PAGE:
Setting Goals and Advancement

By Todd Von Sossan

It does not matter if you are a 1st year official or a 20 + year veteran official. It does not matter if you have never worked a postseason tournament game or have worked more tournament games than you can count. Each season we should set a new goal. Both short term and long term goals. Goals are not defined by the level you are currently working. If you are working at the junior varsity level, work to become the best junior varsity official you can possibly be. The first goal should always be to be a better official in tonight’s game than I was in the previous game I officiated. What will happen is with pure hard work, commitment and dedication to the craft of officiating, people will notice. A coach may say, you know “Bob” has become a really good official, he works hard during the game and if I ask him a question, he will give me an answer, I would take “Bob” on any of my games. Or, a fellow official will say, you know I worked with “Bob” last night and he is a good official. He really cares about the game and officiating, I would work with him on any game. When enough people start talking about you in a positive tone, you are going to advance. You didn’t start the season with the goal in mind that you wanted coaches and fellow officials to talk positively about your officiating. It was a direct result of having a short term goal of being a better official in tonight’s game than you were in the previous game. Hard work, commitment and dedication.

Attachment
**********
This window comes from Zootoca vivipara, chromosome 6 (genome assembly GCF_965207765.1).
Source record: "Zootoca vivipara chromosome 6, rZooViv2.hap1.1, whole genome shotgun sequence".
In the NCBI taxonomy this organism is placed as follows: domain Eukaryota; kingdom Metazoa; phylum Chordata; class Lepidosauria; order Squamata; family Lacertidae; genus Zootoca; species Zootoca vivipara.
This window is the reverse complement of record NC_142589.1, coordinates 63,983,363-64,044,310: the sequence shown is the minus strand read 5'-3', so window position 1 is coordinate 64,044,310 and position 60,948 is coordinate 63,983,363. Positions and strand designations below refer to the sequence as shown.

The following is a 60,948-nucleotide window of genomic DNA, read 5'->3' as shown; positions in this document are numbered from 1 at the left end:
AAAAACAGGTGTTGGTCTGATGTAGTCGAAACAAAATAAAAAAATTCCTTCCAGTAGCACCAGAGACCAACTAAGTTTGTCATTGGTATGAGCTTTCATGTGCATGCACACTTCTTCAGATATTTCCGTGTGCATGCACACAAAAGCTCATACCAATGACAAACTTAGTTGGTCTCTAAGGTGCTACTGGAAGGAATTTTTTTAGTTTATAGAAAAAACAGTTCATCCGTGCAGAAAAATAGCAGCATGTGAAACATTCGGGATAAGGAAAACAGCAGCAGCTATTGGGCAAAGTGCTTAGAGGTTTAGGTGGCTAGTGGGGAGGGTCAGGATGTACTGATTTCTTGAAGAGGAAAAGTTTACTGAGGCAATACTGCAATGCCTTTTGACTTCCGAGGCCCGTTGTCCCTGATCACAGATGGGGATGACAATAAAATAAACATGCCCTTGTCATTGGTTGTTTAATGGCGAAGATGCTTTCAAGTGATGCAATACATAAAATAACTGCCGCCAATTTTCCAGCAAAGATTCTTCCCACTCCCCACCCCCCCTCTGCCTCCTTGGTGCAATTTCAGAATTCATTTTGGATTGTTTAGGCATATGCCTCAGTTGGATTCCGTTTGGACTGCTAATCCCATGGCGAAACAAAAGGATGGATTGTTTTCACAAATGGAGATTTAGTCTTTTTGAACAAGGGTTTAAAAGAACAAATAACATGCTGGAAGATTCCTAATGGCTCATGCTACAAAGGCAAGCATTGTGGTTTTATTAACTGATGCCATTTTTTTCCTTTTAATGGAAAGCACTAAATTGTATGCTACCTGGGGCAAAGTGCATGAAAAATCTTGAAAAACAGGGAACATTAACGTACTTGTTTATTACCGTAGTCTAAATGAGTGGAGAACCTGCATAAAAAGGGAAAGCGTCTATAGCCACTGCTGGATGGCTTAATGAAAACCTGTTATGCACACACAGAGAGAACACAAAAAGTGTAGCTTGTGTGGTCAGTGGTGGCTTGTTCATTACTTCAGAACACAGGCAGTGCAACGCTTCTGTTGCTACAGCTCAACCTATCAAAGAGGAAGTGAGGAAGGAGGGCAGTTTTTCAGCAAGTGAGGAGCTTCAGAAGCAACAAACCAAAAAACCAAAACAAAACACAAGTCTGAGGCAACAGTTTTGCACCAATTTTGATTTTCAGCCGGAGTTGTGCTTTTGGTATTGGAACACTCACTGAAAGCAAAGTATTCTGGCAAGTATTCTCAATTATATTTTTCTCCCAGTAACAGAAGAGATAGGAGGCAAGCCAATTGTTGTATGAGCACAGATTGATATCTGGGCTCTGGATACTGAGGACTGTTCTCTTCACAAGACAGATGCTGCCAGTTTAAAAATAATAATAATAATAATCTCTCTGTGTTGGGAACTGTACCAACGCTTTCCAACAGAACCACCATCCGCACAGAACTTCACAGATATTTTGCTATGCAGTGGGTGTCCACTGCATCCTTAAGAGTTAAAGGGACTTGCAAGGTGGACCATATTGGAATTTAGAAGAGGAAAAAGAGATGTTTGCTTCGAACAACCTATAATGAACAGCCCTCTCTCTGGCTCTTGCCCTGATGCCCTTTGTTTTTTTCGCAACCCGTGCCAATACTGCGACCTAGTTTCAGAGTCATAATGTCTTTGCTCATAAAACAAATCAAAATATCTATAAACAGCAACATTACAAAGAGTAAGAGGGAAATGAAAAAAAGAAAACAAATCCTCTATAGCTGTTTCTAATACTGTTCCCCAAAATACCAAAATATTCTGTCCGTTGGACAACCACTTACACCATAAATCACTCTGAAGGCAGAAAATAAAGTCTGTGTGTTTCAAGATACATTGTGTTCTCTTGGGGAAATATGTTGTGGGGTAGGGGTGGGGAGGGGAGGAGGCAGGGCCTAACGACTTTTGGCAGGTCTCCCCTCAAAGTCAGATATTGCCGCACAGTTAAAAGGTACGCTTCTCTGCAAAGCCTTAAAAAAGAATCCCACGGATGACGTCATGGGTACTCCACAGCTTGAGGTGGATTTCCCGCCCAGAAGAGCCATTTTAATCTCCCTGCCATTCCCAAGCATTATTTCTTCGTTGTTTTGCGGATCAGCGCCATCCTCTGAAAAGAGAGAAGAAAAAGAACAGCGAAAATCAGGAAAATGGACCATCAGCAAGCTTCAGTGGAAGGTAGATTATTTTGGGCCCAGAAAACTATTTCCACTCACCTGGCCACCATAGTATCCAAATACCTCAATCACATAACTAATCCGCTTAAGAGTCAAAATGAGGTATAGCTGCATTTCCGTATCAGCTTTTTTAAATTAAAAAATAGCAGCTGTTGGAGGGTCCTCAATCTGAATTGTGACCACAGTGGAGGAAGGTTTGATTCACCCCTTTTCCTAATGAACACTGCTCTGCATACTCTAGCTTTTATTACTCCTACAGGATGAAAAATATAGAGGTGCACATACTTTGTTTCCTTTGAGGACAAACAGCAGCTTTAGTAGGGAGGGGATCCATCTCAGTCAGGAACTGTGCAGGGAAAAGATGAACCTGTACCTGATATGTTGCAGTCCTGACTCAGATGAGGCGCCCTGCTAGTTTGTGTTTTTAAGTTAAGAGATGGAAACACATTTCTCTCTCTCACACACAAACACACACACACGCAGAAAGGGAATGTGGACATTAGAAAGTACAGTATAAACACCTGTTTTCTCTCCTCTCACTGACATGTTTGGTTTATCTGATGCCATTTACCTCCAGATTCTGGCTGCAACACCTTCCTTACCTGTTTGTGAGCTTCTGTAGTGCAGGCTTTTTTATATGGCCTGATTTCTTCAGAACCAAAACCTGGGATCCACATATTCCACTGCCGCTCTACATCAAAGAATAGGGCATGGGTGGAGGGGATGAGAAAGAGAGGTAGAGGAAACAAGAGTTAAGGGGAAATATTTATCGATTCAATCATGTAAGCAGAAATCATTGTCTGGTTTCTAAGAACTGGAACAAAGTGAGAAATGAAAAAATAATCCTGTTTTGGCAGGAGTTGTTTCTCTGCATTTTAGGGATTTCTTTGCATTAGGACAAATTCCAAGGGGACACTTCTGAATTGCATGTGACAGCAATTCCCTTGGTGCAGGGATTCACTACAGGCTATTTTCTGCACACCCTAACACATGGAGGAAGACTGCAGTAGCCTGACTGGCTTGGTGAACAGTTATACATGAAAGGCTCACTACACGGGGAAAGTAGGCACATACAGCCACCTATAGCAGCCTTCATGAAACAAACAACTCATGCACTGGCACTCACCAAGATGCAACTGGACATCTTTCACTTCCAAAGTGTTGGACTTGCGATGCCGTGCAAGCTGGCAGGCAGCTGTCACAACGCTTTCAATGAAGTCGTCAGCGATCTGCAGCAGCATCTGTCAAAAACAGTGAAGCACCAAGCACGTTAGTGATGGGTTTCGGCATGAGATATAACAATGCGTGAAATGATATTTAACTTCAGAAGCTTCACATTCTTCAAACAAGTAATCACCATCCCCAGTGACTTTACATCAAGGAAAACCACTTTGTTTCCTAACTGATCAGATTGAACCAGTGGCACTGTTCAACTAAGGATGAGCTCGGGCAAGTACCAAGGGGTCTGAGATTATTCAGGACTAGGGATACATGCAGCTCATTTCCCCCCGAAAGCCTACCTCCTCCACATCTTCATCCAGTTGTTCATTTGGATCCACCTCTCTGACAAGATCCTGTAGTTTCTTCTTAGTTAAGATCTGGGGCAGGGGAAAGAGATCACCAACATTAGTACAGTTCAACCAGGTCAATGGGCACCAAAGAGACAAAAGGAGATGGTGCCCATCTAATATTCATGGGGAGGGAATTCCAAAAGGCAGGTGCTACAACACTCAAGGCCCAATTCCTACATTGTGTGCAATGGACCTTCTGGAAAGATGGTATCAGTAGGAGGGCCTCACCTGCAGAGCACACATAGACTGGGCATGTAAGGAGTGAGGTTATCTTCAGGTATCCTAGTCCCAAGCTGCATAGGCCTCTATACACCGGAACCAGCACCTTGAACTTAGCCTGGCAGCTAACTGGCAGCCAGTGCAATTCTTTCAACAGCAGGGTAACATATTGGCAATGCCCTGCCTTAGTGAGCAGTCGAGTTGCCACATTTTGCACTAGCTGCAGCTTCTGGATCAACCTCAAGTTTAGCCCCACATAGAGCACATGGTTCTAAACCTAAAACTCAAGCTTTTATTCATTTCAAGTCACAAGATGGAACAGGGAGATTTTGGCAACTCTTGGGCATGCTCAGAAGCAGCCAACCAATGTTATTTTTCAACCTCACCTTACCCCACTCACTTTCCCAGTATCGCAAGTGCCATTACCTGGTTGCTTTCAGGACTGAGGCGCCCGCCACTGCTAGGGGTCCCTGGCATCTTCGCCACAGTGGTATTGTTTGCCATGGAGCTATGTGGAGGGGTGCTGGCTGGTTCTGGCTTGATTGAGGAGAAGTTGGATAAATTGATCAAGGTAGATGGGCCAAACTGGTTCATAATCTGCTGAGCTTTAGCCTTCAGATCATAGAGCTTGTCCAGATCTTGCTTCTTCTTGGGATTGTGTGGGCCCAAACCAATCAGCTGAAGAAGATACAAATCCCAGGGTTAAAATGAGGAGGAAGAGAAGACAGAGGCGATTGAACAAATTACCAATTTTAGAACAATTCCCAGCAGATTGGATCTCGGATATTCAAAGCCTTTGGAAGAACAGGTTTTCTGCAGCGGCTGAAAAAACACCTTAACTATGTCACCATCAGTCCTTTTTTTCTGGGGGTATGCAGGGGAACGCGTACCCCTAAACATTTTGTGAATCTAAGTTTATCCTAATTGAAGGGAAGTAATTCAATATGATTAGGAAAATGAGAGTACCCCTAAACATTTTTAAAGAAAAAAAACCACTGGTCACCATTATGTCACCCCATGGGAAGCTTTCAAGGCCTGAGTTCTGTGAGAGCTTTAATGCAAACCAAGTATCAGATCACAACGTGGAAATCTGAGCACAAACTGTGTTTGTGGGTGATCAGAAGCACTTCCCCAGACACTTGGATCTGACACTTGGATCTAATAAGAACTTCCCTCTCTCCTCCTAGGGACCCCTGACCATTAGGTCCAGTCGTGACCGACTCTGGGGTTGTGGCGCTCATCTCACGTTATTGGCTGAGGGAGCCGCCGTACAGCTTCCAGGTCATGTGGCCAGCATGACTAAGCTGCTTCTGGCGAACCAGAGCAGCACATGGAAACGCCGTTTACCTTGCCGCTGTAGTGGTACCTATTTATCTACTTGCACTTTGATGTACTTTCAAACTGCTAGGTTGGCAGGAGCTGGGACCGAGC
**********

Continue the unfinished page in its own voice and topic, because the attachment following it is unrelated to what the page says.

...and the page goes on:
Be a better official in tonight’s game than you were in the previous game, how do I put that into practice? Simply learn from your mistakes. We learn and retain a lot more from the mistakes we make than when we do something correct. You should be able to reflect on the game you officiated and determine the calls, plays or situations you handled well and the ones you could have handled better. If you don’t know how to handle those situations better, call a few veteran officials and run the game situation past them, with their knowledge and experience they should be able to give you a few suggestions on how to handle a particular call, play, or game situation better the next time it occurs. By eliminating or reducing mistakes our competence level will rise. Not only will others expect more from you, you will expect more from yourself. That is elevating your game as an official. Elevate your game, elevate the level you officiate at.